Sometime back the Cambridge Analytica scandal happened and what was clear from was the need for boost data privacy.
Data privacy is currently a global issue and there are new developments on regulations. Compliance with the new regulations will be crucial for Kenyan and regional businesses trading in the European Union (EU).
In May 2018, the EU passed the General Data Protection Regulations (GDPR). These are applicable to businesses that are resident in the EU. It is also applicable to nonresident businesses that are offering services or trading with EU clients whether or not those clients are at the time residing in the EU. A lot of Kenyan and regional businesses fall under the second class and therefore the GDPR would be applicable to them.
Here are a few real examples of common businesses to which GDPR would apply. A Kenyan-based tours and safari business that sources clients from the EU would have to be GDPR compliant. A locally-based law firm serving EU citizens such as expatriates living in Kenya would have to be GDPR compliant. A Kenyan bank serving EU corporates that are based in Kenya, would have to be GDPR compliant. A business with an expansion strategy targeting the EU market would have to be GDPR compliant. There are many more examples and it is advisable to consult your lawyer to clarify if GDPR is applicable to your business.
The importance of finding out if GDPR is applicable is mostly for compliance and also for alignment. There are serious repercussions for businesses that are not GDPR compliant where they ought to be. There is also the reputational risk a business may face for being GDPR noncompliant.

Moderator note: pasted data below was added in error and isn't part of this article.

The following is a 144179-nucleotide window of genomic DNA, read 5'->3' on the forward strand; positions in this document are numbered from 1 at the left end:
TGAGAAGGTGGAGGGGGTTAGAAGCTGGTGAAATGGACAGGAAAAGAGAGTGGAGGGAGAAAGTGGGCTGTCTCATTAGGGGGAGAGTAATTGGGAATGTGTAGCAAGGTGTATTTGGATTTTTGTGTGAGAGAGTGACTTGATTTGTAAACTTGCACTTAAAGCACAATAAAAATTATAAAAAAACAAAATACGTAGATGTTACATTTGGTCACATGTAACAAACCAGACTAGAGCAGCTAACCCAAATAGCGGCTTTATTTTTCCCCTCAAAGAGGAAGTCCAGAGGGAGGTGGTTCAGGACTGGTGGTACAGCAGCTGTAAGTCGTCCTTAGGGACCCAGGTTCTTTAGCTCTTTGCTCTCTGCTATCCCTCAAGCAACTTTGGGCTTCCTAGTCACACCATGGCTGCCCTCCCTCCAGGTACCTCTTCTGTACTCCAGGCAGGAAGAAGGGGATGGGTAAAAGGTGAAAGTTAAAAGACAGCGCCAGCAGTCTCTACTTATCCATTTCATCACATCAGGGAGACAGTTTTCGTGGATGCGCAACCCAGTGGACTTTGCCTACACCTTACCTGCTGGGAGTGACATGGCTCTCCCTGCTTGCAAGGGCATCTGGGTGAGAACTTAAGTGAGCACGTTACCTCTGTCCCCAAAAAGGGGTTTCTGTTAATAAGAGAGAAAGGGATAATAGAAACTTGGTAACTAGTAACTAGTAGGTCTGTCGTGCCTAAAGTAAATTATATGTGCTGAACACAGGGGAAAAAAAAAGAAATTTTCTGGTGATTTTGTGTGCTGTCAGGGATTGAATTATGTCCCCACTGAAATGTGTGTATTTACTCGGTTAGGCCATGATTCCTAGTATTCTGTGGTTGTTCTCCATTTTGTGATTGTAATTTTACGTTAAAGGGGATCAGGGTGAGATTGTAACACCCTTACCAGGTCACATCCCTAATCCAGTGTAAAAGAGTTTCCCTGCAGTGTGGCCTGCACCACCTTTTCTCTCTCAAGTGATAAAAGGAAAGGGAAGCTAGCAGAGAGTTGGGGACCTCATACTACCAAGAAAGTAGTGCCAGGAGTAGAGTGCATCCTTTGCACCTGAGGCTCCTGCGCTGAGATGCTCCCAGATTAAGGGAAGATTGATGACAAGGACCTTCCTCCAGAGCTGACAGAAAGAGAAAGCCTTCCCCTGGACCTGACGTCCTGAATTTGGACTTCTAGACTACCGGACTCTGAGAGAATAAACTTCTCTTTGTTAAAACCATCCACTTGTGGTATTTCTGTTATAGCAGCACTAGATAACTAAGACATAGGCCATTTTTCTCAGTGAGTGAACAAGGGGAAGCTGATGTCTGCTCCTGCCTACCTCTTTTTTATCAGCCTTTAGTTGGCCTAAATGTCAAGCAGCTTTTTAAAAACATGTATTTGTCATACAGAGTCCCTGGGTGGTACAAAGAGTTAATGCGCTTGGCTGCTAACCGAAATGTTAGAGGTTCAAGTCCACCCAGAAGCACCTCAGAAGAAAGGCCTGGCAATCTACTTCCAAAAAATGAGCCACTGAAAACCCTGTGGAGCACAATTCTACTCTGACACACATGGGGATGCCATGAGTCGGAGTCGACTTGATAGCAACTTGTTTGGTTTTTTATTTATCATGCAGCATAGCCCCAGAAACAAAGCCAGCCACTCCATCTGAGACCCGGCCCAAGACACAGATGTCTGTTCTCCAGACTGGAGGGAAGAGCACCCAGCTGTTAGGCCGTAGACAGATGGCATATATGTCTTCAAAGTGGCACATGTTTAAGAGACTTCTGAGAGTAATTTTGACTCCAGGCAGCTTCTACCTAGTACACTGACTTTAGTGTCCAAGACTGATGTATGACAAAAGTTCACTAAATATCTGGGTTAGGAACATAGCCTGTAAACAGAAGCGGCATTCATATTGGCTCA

The good news is that a business that is GDPR compliant improves ease of entry into that market. For example marketing your business as a GDPR compliant venture based in Africa, would definitely put you ahead of your peers in terms of sourcing for the EU market.
GDPR rules are too lengthy to highlight in this column, however, the same are available online. To prepare for compliance you will need to seek expert advice of a lawyer and a data protection officer. It is a very technical process. However, my view is that it is a worthwhile process keeping in mind the benefits.
There is still a lot of confusion even in the EU regarding the interpretation of these regulations. Many opine that the regulations are a hindrance to some aspects of ICT and innovations for example artificial intelligence.
Inasmuch as GDPR is still a new and relatively grey area even in the EU, I would advise businesses to consider compliance as a way to attain a competitive advantage. I would include GDPR compliance as an opportunity when undertaking a strength weaknesses opportunities threats (SWOT) test. I would see compliance as a means of positioning my business for the global market and beating noncompliant competitors. I see GDPR compliance as an opportunity to unseat noncompliant dominants. So by all means I would go for it.
I believe the Kenyan regulatory environment will soon catch up with the global pace, after all there is the Data Protection Bill which largely mirrors the GDPR of the EU. Data privacy is also a constitutional right under the right to privacy. Therefore it is advisable to begin looking into restructuring our businesses to be compliant.